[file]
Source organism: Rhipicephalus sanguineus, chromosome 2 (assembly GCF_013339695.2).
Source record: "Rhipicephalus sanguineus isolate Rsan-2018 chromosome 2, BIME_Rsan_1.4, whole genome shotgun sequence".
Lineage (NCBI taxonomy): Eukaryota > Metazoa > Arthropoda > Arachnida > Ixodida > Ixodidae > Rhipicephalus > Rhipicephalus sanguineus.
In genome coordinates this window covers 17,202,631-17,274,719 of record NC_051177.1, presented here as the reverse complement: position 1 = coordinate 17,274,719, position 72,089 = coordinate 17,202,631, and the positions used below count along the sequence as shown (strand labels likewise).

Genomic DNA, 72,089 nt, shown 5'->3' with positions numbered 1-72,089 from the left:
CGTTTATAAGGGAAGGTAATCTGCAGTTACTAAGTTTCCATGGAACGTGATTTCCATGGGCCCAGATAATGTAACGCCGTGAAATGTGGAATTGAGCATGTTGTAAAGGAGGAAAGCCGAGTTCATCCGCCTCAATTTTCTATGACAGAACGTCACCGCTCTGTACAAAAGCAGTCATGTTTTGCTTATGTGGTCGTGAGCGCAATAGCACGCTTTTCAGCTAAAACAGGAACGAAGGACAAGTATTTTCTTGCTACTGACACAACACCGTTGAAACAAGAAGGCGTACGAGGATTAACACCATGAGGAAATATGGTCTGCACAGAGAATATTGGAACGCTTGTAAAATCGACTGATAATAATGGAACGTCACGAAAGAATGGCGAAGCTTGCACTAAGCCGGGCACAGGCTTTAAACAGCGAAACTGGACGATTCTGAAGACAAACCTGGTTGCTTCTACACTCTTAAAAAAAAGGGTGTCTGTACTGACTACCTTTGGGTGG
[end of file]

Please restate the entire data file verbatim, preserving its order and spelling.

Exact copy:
Source organism: Rhipicephalus sanguineus, chromosome 2 (assembly GCF_013339695.2).
Source record: "Rhipicephalus sanguineus isolate Rsan-2018 chromosome 2, BIME_Rsan_1.4, whole genome shotgun sequence".
Lineage (NCBI taxonomy): Eukaryota > Metazoa > Arthropoda > Arachnida > Ixodida > Ixodidae > Rhipicephalus > Rhipicephalus sanguineus.
In genome coordinates this window covers 17,202,631-17,274,719 of record NC_051177.1, presented here as the reverse complement: position 1 = coordinate 17,274,719, position 72,089 = coordinate 17,202,631, and the positions used below count along the sequence as shown (strand labels likewise).

Genomic DNA, 72,089 nt, shown 5'->3' with positions numbered 1-72,089 from the left:
CGTTTATAAGGGAAGGTAATCTGCAGTTACTAAGTTTCCATGGAACGTGATTTCCATGGGCCCAGATAATGTAACGCCGTGAAATGTGGAATTGAGCATGTTGTAAAGGAGGAAAGCCGAGTTCATCCGCCTCAATTTTCTATGACAGAACGTCACCGCTCTGTACAAAAGCAGTCATGTTTTGCTTATGTGGTCGTGAGCGCAATAGCACGCTTTTCAGCTAAAACAGGAACGAAGGACAAGTATTTTCTTGCTACTGACACAACACCGTTGAAACAAGAAGGCGTACGAGGATTAACACCATGAGGAAATATGGTCTGCACAGAGAATATTGGAACGCTTGTAAAATCGACTGATAATAATGGAACGTCACGAAAGAATGGCGAAGCTTGCACTAAGCCGGGCACAGGCTTTAAACAGCGAAACTGGACGATTCTGAAGACAAACCTGGTTGCTTCTACACTCTTAAAAAAAAGGGTGTCTGTACTGACTACCTTTGGGTGG